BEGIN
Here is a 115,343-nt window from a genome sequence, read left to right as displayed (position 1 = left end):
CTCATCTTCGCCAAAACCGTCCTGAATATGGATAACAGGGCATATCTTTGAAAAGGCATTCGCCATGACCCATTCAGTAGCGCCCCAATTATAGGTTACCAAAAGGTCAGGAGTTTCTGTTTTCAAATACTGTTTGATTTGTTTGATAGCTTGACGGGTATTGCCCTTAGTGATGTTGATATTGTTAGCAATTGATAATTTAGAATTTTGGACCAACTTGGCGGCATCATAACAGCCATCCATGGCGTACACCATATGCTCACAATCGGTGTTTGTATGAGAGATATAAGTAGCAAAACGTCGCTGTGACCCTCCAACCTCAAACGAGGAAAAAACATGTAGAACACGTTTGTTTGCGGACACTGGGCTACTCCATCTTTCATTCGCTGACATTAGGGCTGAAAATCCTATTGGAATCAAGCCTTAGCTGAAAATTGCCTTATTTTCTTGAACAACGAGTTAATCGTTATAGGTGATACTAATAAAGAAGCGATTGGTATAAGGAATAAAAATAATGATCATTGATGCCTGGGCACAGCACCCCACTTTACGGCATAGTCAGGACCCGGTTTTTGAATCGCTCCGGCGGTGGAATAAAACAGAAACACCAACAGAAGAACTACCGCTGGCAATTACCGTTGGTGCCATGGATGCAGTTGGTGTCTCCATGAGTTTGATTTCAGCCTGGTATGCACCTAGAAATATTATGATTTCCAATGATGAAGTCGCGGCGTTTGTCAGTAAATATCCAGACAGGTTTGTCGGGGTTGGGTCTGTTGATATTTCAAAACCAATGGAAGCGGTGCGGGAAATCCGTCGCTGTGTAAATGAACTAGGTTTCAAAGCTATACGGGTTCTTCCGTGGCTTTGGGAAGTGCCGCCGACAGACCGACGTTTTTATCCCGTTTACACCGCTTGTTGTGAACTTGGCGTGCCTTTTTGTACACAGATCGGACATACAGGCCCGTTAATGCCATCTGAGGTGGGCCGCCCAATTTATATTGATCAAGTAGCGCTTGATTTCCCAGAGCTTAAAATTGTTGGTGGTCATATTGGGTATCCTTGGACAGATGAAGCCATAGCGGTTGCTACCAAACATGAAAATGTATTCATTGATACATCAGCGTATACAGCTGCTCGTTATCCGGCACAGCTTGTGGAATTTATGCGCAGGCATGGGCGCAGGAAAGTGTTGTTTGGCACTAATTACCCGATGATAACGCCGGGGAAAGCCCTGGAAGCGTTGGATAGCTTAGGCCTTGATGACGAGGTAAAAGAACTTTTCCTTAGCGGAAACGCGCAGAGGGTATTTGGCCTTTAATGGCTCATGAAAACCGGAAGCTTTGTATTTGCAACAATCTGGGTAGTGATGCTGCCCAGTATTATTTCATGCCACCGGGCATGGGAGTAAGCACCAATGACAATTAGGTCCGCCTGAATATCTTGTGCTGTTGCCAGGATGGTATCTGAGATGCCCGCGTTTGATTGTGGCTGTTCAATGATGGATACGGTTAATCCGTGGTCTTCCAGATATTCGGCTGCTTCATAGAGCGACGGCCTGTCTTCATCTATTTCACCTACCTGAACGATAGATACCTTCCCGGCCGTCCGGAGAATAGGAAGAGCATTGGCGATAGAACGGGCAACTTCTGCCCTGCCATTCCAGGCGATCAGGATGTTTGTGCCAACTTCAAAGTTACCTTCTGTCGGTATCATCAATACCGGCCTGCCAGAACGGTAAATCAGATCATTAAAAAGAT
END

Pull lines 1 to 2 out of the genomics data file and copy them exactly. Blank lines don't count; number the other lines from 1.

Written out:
Here is a 115,343-nt window from a genome sequence, read left to right as displayed (position 1 = left end):
CTCATCTTCGCCAAAACCGTCCTGAATATGGATAACAGGGCATATCTTTGAAAAGGCATTCGCCATGACCCATTCAGTAGCGCCCCAATTATAGGTTACCAAAAGGTCAGGAGTTTCTGTTTTCAAATACTGTTTGATTTGTTTGATAGCTTGACGGGTATTGCCCTTAGTGATGTTGATATTGTTAGCAATTGATAATTTAGAATTTTGGACCAACTTGGCGGCATCATAACAGCCATCCATGGCGTACACCATATGCTCACAATCGGTGTTTGTATGAGAGATATAAGTAGCAAAACGTCGCTGTGACCCTCCAACCTCAAACGAGGAAAAAACATGTAGAACACGTTTGTTTGCGGACACTGGGCTACTCCATCTTTCATTCGCTGACATTAGGGCTGAAAATCCTATTGGAATCAAGCCTTAGCTGAAAATTGCCTTATTTTCTTGAACAACGAGTTAATCGTTATAGGTGATACTAATAAAGAAGCGATTGGTATAAGGAATAAAAATAATGATCATTGATGCCTGGGCACAGCACCCCACTTTACGGCATAGTCAGGACCCGGTTTTTGAATCGCTCCGGCGGTGGAATAAAACAGAAACACCAACAGAAGAACTACCGCTGGCAATTACCGTTGGTGCCATGGATGCAGTTGGTGTCTCCATGAGTTTGATTTCAGCCTGGTATGCACCTAGAAATATTATGATTTCCAATGATGAAGTCGCGGCGTTTGTCAGTAAATATCCAGACAGGTTTGTCGGGGTTGGGTCTGTTGATATTTCAAAACCAATGGAAGCGGTGCGGGAAATCCGTCGCTGTGTAAATGAACTAGGTTTCAAAGCTATACGGGTTCTTCCGTGGCTTTGGGAAGTGCCGCCGACAGACCGACGTTTTTATCCCGTTTACACCGCTTGTTGTGAACTTGGCGTGCCTTTTTGTACACAGATCGGACATACAGGCCCGTTAATGCCATCTGAGGTGGGCCGCCCAATTTATATTGATCAAGTAGCGCTTGATTTCCCAGAGCTTAAAATTGTTGGTGGTCATATTGGGTATCCTTGGACAGATGAAGCCATAGCGGTTGCTACCAAACATGAAAATGTATTCATTGATACATCAGCGTATACAGCTGCTCGTTATCCGGCACAGCTTGTGGAATTTATGCGCAGGCATGGGCGCAGGAAAGTGTTGTTTGGCACTAATTACCCGATGATAACGCCGGGGAAAGCCCTGGAAGCGTTGGATAGCTTAGGCCTTGATGACGAGGTAAAAGAACTTTTCCTTAGCGGAAACGCGCAGAGGGTATTTGGCCTTTAATGGCTCATGAAAACCGGAAGCTTTGTATTTGCAACAATCTGGGTAGTGATGCTGCCCAGTATTATTTCATGCCACCGGGCATGGGAGTAAGCACCAATGACAATTAGGTCCGCCTGAATATCTTGTGCTGTTGCCAGGATGGTATCTGAGATGCCCGCGTTTGATTGTGGCTGTTCAATGATGGATACGGTTAATCCGTGGTCTTCCAGATATTCGGCTGCTTCATAGAGCGACGGCCTGTCTTCATCTATTTCACCTACCTGAACGATAGATACCTTCCCGGCCGTCCGGAGAATAGGAAGAGCATTGGCGATAGAACGGGCAACTTCTGCCCTGCCATTCCAGGCGATCAGGATGTTTGTGCCAACTTCAAAGTTACCTTCTGTCGGTATCATCAATACCGGCCTGCCAGAACGGTAAATCAGATCATTAAAAAGAT